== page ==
century association biographical archive

Earliest Members of the Century Association

View all members

John Frederick Kensett


Centurion, 1849–1872

Born 22 March 1816 in Cheshire, Connecticut

Died 14 December 1872 in New York (Manhattan), New York

Buried Green-Wood Cemetery, Brooklyn, New York

Proposed by Not recorded

Elected 12 May 1849 at age thirty-three

Archivist’s Note: After his death, a series of memorial addresses delivered at the clubhouse on 10 December 1872 by Henry W. Bellows, George William Curtis, John H. Gourlie, Thomas Hicks, Daniel Huntington, and Samuel Osgood was published as Proceedings at a Meeting of the Century Association Held in Memory of John F. Kensett.

Century Memorials

In no year has the club had so many and such losses to deplore. While the average yearly number of deaths for the past six years, since the Century numbered 500, has been only five, we count this year the vacant places of more than twice as many; and the greater number of those places how large, and how conspicuous! In the list that contains the names of Allan Melville, Isaac Bronson, Josiah Lane, Kintzing Post, Charles Hunt, John White, Francis Vinton, Francis Lieber, John Kensett, George Putnam, and John Priestley, a list still rising in dignity as it nears its end, and startling us with the suddenness of the successive shocks it records, we see in one view how much of its strength and its grace have departed forever from the Century. Among its wise counsellors some of the wisest, among its ornaments some of the brightest, among those it honored some who lent it most honor, among its faithful servants some of the most faithful, have gone. “The old order changeth, giving place to new.” Others may come, as dear and honored with our successors as these with us. But, to soften the personal grief that we who have been their associates for a score of years suffer, who can renew for us the temperate prudence of Lane and Melville, the gallant gentlemanhood of Post, or the charm of Hunt’s rectitude and modest intelligence, or our just pride in Vinton and Lieber, or love and admiration like that we had for Kensett, or such gratitude for their faithful work as Putnam and Priestley won. It does not take from the tender remembrance in which we hold them all, to own that the latest of these our losses was the greatest.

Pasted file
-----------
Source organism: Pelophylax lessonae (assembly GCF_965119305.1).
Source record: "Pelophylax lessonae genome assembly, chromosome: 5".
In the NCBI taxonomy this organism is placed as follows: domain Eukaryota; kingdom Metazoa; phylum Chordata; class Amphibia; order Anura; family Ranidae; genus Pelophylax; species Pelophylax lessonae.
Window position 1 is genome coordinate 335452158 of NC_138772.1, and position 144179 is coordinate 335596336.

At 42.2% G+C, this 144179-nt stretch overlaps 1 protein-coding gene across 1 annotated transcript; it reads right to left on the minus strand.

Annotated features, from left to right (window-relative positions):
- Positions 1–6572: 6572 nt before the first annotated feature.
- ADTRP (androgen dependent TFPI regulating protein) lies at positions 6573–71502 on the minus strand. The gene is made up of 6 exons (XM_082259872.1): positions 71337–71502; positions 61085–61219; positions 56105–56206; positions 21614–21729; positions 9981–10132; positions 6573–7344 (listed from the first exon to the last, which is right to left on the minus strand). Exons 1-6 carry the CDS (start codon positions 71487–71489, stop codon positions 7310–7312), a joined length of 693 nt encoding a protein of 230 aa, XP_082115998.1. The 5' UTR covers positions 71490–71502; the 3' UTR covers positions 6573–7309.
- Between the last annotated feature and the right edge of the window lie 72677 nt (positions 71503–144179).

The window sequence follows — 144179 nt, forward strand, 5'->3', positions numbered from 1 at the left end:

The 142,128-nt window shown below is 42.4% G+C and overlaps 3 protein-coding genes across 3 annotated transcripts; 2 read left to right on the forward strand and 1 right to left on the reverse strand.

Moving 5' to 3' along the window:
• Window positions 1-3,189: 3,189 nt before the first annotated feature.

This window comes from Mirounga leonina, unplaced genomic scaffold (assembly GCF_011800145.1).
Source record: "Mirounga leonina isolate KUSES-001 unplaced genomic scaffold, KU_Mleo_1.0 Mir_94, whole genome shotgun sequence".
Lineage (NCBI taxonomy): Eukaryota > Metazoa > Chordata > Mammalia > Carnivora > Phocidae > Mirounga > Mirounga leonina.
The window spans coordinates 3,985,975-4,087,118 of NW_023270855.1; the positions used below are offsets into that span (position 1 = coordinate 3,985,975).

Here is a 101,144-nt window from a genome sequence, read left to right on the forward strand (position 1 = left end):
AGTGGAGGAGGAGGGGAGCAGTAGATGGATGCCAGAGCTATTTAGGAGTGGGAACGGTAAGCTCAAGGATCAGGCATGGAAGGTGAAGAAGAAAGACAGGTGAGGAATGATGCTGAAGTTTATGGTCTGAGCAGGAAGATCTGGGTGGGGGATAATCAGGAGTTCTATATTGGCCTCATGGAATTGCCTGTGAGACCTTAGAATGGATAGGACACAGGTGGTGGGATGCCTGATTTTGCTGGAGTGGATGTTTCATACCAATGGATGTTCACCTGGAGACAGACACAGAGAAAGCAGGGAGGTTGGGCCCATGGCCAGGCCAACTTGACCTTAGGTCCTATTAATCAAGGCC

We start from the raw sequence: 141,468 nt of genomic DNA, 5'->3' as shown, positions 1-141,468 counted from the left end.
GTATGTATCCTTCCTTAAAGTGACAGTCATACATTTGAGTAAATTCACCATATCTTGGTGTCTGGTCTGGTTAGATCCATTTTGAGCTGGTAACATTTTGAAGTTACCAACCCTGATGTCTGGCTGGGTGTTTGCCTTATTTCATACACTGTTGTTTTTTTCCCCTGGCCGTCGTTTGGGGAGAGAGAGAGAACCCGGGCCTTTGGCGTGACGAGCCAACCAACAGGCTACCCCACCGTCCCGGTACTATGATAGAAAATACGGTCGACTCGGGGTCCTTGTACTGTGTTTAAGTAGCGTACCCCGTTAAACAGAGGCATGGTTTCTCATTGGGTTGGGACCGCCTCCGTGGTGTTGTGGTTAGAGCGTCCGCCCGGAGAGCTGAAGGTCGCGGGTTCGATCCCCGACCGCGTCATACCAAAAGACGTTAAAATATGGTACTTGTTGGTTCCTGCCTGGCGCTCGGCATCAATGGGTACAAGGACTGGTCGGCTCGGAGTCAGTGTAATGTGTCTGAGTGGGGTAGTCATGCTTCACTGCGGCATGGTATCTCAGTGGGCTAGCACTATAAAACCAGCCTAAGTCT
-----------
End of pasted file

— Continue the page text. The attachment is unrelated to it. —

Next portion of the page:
Augustus R. Macdonough
1873 Century Association Reports

John Frederick Kensett—like Durand, one of the Hudson River School—was forty years of age when the Association was incorporated. Born in Connecticut, he learned the art of engraving from his father, who had come from England in 1812. John Kensett turned to landscape painting in 1845 and four years later became a National Academician. In 1859 he served on the commission to direct the ornamentation of the Capitol in Washington. Hardly a public or private gallery in the country was without at least one example of his work at the time of his death. Thirty-eight of his canvases were presented to the Metropolitan Museum of Art. The Century held a meeting in his memory, at which Huntington said that Kensett “delighted in silvery gray, and would send the mists drifting along the hill sides, make the mountain brook sparkle among the moss-grown rocks, or the sea waves roll on sandy beaches, or on rich-toned cliffs, dripping with foam and illumined by golden light, with a magical skill peculiarly his own. . . . He rejoiced in the success of others and cheered on the young artists by kind words and a helping hand.”

His “Study of Hemlock” and two paintings, each entitled “The Falls,” are in the card room; his “Coast Scene” in the private dining-room; and in the East room is his enormous “Chocorua.”

A portrait of Kensett, by one of the founders of the Century, Thomas P. Rossiter, hangs in the fourth floor hall.

Literature Committee
“Incorporators of the Century, 1857” (1936 pamphlet)